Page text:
“Suppose a Christian wedding photographer has deeply held religious beliefs opposing same sex marriage. If a same sex couple wanted to hire the photographer for their wedding, should the photographer have the right to say no?”

A huge 82 percent said yes.

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Pat Caddell said 71 percent of Americans want the nation to produce “a commonsense solution that both protects religious freedom and gay and lesbian couples from discrimination.”

But when push comes to shove,  they will pick religious freedom and liberty over gay rights by a huge margin.

“When asked which was more important, by a four to one ratio, voters said protecting religious liberty (31 percent) over protecting gay and lesbian rights (8 percent),” said Caddell, who added that most of the rest said both are important.

The potential for a war is great, since a top Obama official suggested during the recent same sex marriage case that the administration could force groups opposed to gay weddings on religious ground to buckle under. There have been several standoffs and legal cases pitting businesses against gay rights groups.

On that issue, Caddell found very little support for the Obama administration’s meddling in the affairs of religious-affiliated groups and businesses.

He wrote:

“More than two thirds (68 percent) disagreed that the federal and state government should be able to require by law a private citizen to provide a service or their property for an event that is contrary to their religious beliefs. Only 18 percent agreed. Indeed, 51 percent strongly disagreed with this.

“When asked whether it should be up to the federal government to determine what constitutes legitimate religious beliefs only 11 percent agreed and a massive 79 percent disagreed. Indeed, even two thirds of those on the ‘left’ of the segmentation disagreed.”

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How the Government Fast-Tracked Shell’s Arctic Drilling


(Backbone Campaign/Flickr)

Kamil Ahsan | In These Times | August 15, 2015

Starting on July 29, 13 Greenpeace climbers spent 40 hours suspended from St. Johns Bridge in Portland, Ore., in an attempt to block Shell’s icebreaker, the MSV Fennica, from leaving for the Arctic.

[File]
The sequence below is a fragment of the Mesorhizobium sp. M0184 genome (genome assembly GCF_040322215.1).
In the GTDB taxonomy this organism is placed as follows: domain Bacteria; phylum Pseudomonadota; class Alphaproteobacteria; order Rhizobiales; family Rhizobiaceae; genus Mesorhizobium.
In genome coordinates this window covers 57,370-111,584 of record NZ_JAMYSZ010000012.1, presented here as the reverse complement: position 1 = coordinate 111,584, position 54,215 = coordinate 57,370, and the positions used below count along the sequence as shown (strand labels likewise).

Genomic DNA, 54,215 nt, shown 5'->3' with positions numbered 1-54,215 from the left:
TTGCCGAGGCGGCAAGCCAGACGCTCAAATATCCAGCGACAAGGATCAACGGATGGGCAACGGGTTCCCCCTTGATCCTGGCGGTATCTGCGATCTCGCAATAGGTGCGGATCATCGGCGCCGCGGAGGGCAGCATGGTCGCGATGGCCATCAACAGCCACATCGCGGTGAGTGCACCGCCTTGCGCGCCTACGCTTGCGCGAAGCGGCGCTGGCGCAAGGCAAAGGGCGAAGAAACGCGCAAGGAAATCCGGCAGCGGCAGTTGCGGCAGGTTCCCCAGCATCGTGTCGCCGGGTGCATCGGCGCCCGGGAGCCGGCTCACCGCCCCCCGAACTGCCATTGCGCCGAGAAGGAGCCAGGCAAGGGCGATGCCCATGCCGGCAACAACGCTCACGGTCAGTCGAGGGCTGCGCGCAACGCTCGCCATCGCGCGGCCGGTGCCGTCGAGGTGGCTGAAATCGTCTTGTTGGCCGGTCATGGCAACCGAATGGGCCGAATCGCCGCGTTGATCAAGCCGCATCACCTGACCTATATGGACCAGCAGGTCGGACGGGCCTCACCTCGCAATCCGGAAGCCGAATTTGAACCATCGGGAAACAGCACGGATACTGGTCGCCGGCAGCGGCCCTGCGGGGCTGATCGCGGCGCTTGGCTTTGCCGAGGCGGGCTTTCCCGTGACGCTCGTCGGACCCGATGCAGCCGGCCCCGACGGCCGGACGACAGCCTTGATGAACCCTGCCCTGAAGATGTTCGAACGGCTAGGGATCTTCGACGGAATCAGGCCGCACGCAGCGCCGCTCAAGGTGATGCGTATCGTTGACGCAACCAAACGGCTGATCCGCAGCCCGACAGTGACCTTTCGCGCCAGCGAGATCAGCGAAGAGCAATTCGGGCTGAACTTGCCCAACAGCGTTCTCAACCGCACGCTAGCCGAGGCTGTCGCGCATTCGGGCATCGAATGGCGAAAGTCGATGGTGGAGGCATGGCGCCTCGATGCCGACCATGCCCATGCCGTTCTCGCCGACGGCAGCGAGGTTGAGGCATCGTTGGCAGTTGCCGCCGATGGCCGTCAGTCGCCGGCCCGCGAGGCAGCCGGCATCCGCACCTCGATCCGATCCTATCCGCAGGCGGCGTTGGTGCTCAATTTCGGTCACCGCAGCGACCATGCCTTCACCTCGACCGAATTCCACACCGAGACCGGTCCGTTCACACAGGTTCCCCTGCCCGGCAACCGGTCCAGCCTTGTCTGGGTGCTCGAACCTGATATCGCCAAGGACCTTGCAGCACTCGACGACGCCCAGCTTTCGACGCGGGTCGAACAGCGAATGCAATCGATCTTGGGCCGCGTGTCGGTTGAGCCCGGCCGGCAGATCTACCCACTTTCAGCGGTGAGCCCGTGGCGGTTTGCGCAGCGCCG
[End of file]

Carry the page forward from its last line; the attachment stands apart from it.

The Fennica, one of the vessels in Shell’s 29-boat drilling fleet, was discovered earlier that month to have a 39-inch hole in its hull, which caused a ballast tank leak. The vessel was sent to Portland for repair. Despite the best efforts of Greenpeace blockaders, the mended icebreaker arrived in Alaska this week as part of Shell’s plans to drill exploratory wells in the Chukchi Sea this summer—plans approved by the Obama administration in May. The company announced yesterday that it is ready to drill as soon as it receives the final government go-ahead.

The protests in the Pacific Northwest, along with protests by the Iñupiat community of the Alaskan Arctic, underscore just how much the Obama administration’s approval of Shell’s Arctic drilling plans has incensed environmental and indigenous groups.

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Justice Department Asks Judge to Leave Migrant Families in Detention Centers


Immigrants from El Salvador and Guatemala who entered the country illegally board a bus after they were released from a family detention center in San Antonio, Texas. (photo: Eric Gay/AP)
Immigrants from El Salvador and Guatemala who entered the country illegally board a bus after they were released from a family detention center in San Antonio, Texas. (photo: Eric Gay/AP)

 

Oliver Laughland | Guardian UK | Reader Supported News | August 9, 2015

 A response to ruling says June reforms for speeding release of detainees are enough and that facilities are an effective tool to deter border crossings

 

he Obama administration has urged a federal judge to reassess a ruling that ordered the release of thousands of immigrant mothers and children from family detention centres, arguing that the controversial federal facilities are an effective tool to deter migrants from crossing the southern border into the United States.

In a 52-page response to a decision made last month by Judge Dolly Gee in the federal district court for central California, the US Department of Justice argues that the ruling could be used by human traffickers “who are known to exploit changes in immigration policy” and “could cause another notable increase in the numbers of parents choosing to cross the border with their children”.

The government’s response, however, concedes that Border Patrol agents have apprehended only 24,901 family members so far this fiscal year, compared with 68,445 in total last year, a 55% annual decrease.